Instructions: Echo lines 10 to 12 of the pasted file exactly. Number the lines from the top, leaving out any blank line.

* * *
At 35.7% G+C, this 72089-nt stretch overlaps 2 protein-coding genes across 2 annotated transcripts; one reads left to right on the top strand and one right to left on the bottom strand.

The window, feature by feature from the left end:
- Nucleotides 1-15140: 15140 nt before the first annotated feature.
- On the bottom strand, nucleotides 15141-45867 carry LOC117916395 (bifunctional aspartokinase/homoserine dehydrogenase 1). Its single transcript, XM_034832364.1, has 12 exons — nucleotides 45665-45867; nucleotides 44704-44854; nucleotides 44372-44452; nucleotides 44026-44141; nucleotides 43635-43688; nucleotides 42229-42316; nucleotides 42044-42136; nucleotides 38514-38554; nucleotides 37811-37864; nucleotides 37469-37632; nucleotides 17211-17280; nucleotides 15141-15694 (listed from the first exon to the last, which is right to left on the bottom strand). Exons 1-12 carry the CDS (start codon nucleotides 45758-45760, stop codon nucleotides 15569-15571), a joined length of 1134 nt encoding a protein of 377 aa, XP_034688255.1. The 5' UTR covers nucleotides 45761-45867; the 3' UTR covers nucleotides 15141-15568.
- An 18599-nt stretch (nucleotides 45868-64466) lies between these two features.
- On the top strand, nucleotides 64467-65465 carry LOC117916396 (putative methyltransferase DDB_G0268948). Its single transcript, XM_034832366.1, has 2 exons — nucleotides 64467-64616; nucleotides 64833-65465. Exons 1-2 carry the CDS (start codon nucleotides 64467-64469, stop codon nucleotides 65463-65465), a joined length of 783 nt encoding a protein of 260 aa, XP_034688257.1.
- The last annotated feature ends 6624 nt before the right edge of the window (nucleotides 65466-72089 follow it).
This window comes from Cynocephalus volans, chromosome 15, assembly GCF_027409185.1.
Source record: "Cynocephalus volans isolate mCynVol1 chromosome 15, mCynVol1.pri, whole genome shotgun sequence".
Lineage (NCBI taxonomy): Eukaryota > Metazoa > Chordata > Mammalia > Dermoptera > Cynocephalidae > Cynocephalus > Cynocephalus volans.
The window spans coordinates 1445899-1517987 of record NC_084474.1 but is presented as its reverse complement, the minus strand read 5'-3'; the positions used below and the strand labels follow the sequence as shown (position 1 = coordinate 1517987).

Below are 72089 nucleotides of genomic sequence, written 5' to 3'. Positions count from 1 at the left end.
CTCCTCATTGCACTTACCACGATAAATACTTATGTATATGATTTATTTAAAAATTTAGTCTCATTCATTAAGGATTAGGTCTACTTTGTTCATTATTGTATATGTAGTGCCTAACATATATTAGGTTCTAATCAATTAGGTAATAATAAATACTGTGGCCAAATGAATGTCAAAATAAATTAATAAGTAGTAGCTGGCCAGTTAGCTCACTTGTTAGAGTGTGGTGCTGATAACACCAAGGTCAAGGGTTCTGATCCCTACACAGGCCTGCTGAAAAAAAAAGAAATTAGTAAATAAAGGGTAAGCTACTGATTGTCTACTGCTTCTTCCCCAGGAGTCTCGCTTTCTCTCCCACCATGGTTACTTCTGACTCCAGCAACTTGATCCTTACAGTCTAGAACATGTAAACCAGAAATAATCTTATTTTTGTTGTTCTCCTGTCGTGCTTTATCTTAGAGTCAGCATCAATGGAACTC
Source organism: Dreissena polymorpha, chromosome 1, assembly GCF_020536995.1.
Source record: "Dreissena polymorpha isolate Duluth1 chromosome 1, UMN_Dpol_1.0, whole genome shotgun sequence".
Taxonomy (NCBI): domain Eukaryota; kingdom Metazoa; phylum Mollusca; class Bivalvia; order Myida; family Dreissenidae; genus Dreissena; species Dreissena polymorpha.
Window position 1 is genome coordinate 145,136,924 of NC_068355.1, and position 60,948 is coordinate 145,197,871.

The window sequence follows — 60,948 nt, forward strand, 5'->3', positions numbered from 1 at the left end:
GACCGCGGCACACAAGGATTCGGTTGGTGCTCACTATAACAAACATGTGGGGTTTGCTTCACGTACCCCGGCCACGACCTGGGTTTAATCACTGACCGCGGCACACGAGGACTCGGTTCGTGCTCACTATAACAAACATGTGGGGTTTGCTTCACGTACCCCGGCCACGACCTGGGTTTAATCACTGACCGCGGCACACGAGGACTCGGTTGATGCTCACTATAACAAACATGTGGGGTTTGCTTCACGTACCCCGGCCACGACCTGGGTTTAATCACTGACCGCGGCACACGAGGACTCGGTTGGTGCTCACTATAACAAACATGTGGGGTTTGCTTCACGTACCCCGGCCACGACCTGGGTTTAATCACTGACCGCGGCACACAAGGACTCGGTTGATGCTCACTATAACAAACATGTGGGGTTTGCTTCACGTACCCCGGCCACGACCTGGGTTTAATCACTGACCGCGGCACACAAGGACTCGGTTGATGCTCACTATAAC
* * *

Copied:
Lineage (NCBI taxonomy): Eukaryota > Metazoa > Chordata > Mammalia > Dermoptera > Cynocephalidae > Cynocephalus > Cynocephalus volans.
The window spans coordinates 1445899-1517987 of record NC_084474.1 but is presented as its reverse complement, the minus strand read 5'-3'; the positions used below and the strand labels follow the sequence as shown (position 1 = coordinate 1517987).

Below are 72089 nucleotides of genomic sequence, written 5' to 3'. Positions count from 1 at the left end.